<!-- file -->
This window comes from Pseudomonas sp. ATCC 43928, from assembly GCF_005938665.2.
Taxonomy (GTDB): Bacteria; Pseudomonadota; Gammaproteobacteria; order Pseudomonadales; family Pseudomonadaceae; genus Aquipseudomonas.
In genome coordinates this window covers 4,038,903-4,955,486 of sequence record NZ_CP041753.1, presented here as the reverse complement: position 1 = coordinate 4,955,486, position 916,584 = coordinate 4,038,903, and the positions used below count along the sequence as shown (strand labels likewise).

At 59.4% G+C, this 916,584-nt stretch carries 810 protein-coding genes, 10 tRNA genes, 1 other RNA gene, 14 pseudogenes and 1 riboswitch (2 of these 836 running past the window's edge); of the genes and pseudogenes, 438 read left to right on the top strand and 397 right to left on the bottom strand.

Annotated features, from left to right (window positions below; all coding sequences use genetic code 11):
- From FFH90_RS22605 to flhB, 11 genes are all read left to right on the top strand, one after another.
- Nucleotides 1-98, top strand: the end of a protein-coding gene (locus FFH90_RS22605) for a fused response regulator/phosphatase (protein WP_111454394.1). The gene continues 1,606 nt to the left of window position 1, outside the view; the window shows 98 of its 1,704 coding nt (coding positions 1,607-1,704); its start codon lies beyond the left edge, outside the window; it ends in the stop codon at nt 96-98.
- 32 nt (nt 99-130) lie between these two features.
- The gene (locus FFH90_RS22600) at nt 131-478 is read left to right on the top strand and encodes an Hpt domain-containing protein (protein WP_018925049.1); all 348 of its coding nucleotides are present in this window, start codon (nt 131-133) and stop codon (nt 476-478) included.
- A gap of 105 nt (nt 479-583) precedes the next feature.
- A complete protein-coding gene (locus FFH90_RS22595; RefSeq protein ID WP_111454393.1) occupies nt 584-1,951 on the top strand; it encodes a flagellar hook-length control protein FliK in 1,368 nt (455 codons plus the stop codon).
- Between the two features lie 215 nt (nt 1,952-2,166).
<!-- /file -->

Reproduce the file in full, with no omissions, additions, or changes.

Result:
This window comes from Pseudomonas sp. ATCC 43928, from assembly GCF_005938665.2.
Taxonomy (GTDB): Bacteria; Pseudomonadota; Gammaproteobacteria; order Pseudomonadales; family Pseudomonadaceae; genus Aquipseudomonas.
In genome coordinates this window covers 4,038,903-4,955,486 of sequence record NZ_CP041753.1, presented here as the reverse complement: position 1 = coordinate 4,955,486, position 916,584 = coordinate 4,038,903, and the positions used below count along the sequence as shown (strand labels likewise).

At 59.4% G+C, this 916,584-nt stretch carries 810 protein-coding genes, 10 tRNA genes, 1 other RNA gene, 14 pseudogenes and 1 riboswitch (2 of these 836 running past the window's edge); of the genes and pseudogenes, 438 read left to right on the top strand and 397 right to left on the bottom strand.

Annotated features, from left to right (window positions below; all coding sequences use genetic code 11):
- From FFH90_RS22605 to flhB, 11 genes are all read left to right on the top strand, one after another.
- Nucleotides 1-98, top strand: the end of a protein-coding gene (locus FFH90_RS22605) for a fused response regulator/phosphatase (protein WP_111454394.1). The gene continues 1,606 nt to the left of window position 1, outside the view; the window shows 98 of its 1,704 coding nt (coding positions 1,607-1,704); its start codon lies beyond the left edge, outside the window; it ends in the stop codon at nt 96-98.
- 32 nt (nt 99-130) lie between these two features.
- The gene (locus FFH90_RS22600) at nt 131-478 is read left to right on the top strand and encodes an Hpt domain-containing protein (protein WP_018925049.1); all 348 of its coding nucleotides are present in this window, start codon (nt 131-133) and stop codon (nt 476-478) included.
- A gap of 105 nt (nt 479-583) precedes the next feature.
- A complete protein-coding gene (locus FFH90_RS22595; RefSeq protein ID WP_111454393.1) occupies nt 584-1,951 on the top strand; it encodes a flagellar hook-length control protein FliK in 1,368 nt (455 codons plus the stop codon).
- Between the two features lie 215 nt (nt 1,952-2,166).